Atlanta Dream Head Coach Michael Cooper responded that playing a team lacking a leading player is actually a toxic undertaking: “Usually when a team is missing their best player […] that team is really, really dangerous. Truly in the WNBA, this is a team sport, and when one of your pieces are missing, that’s an opportunity for other players to step up, and I thought they did that well,” he said.

Lots of fans, game predictors, and WNBA fans, regardless of their level of support for Chicago’s team did not foresee a playoff game, without their Delle Donne skyscraper, ending this way.

But, as Cooper stated above, teams are very dangerous.

In the face of this adversity, one player didn’t step up — instead, they all did. Courtney Vandersloot and Jessica Breland each scored 21 and 20 points respectively, to take the team to victory. Cappie Pondexter and Young followed not far behind, adding 16 buckets a piece.

“[I’m] not surprised—I think what’s most important is that they’ve known that [they can] and part of that is, we’ve had to play without Elena,” Chatman said. “The fortunate thing, you know her missing games, so it’s not this ‘oh my god’ panic—it’s not easy, but there’s no panic in those players, and I’m never surprised…It’s fine being the underdog.”

Chatman said in Delle Donne’s place; she saw a lot of vocal leadership from both Vandersloot and Pondexter. As one of the team’s leading motivators, Pondexter affirmed — her and her teammates don’t need Delle Donne to make sparks fly.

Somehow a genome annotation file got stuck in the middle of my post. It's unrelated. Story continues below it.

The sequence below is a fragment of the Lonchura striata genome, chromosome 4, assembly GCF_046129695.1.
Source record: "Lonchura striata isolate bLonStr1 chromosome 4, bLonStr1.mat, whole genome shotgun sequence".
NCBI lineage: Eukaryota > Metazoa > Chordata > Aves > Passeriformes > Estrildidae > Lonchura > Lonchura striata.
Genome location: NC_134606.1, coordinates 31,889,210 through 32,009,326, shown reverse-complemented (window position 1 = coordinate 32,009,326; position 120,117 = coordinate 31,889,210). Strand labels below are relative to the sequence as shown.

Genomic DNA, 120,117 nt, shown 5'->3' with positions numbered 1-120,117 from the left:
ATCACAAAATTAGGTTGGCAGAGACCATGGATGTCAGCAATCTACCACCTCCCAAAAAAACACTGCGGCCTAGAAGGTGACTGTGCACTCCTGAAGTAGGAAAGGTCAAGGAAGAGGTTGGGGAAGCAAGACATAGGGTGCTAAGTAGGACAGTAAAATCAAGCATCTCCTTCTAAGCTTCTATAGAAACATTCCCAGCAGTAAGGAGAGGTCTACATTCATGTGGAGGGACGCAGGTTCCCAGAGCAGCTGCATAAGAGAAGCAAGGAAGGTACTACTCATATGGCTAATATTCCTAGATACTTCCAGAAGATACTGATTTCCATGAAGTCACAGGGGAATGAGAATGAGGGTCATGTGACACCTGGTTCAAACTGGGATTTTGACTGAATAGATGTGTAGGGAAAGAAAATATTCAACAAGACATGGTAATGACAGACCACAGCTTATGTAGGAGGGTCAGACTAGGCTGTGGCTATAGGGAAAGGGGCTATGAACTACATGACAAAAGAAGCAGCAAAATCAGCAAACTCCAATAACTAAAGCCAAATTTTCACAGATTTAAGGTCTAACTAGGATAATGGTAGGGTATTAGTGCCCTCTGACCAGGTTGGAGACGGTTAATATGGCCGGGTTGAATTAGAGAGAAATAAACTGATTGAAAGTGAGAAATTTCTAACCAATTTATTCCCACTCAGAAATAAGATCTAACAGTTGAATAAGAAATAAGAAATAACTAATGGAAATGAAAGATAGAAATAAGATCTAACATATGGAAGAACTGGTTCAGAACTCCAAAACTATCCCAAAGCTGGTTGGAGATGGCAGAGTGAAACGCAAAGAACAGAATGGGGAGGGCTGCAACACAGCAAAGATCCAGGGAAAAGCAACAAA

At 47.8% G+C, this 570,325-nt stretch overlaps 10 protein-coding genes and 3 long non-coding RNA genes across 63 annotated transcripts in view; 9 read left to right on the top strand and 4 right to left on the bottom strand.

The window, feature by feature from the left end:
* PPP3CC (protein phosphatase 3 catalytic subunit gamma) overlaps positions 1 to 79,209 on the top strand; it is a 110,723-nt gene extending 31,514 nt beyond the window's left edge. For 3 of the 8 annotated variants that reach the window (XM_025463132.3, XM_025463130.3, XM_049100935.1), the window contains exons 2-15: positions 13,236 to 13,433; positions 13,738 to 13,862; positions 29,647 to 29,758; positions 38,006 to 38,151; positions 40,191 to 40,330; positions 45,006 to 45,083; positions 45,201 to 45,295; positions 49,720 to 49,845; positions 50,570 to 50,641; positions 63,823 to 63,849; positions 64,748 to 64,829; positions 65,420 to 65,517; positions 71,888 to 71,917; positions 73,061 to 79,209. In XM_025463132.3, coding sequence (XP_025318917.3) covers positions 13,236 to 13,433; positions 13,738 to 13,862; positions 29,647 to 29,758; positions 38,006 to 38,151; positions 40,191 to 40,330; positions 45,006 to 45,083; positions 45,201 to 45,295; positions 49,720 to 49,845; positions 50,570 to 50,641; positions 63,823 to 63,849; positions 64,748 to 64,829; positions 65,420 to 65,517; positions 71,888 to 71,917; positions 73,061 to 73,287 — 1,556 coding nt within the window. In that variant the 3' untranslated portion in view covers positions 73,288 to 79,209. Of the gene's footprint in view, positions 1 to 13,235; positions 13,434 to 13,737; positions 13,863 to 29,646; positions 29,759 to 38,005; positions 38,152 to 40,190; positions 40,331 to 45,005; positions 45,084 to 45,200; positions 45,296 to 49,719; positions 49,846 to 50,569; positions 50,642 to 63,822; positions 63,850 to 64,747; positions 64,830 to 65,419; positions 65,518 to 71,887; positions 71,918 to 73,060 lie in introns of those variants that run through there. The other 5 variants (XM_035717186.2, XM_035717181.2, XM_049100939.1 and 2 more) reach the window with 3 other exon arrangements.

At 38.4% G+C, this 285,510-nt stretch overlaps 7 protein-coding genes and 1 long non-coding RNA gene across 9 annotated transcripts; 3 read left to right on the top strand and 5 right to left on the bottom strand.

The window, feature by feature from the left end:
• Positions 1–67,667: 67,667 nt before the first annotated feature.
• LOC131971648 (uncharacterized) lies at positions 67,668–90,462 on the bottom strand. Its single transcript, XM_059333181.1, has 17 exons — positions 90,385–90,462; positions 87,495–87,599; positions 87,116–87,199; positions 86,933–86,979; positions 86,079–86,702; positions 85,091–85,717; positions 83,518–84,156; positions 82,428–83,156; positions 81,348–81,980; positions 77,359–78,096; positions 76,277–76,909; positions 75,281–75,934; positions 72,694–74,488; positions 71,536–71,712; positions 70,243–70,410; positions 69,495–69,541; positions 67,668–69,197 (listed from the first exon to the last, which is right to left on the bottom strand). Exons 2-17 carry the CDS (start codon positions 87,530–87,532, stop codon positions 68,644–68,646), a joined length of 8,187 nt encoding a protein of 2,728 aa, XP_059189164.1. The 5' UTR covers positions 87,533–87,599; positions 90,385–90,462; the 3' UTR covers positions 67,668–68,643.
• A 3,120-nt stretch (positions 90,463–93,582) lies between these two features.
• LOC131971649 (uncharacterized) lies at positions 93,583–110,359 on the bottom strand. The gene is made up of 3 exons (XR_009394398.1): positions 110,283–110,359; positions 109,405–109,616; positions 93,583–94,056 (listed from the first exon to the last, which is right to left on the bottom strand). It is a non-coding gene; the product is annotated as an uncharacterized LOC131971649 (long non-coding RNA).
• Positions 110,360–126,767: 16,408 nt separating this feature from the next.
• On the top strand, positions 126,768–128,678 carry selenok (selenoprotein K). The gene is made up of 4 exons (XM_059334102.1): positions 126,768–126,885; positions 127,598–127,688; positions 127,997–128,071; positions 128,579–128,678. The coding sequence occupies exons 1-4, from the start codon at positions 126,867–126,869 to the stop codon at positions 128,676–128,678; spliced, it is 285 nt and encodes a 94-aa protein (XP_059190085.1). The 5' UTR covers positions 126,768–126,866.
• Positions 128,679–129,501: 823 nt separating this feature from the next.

“I think people tend to forget that basketball is a team sport — you know, it’s not necessarily about one player, you know she is our face, she is a superstar, she is a great all-around player but that’s what makes basketball special,” she replied.

“There are so many wonderful players out there and you saw that on the floor today you had Jessica Breland with a double-double you had Vandersloot with a double-double and then you had other players contribute so it was beautiful to see and it’s going to make it that much more special when she does return to play with the team.”

For now, Chatman said there is still no timetable on whether or not Delle Donne will return to play in the playoffs. She also acknowledged the challenges they might face in the semifinals against the Sparks.

“Length, candidates for MVP, players that maybe should’ve been on the Olympic team but were not on the Olympic team, veteran players, veteran coach,” she said.

But after the energy she saw on the floor today, Chatman believes her players have it in them to keep advancing.

“Going into [the semifinals], it’s nice that we have some momentum, and we’re doing some positive things,” she said, commending her players’ tenacity.

Now reigning victorious over the Dream, winning 108 to 98, Pondexter recognized Los Angeles’ strengths are big, but she still believes her squad can make sparks fly on Wednesday.

“It’s gonna be tough,” she said. “But it’s zero, zero, so the important thing is to have that mindset.”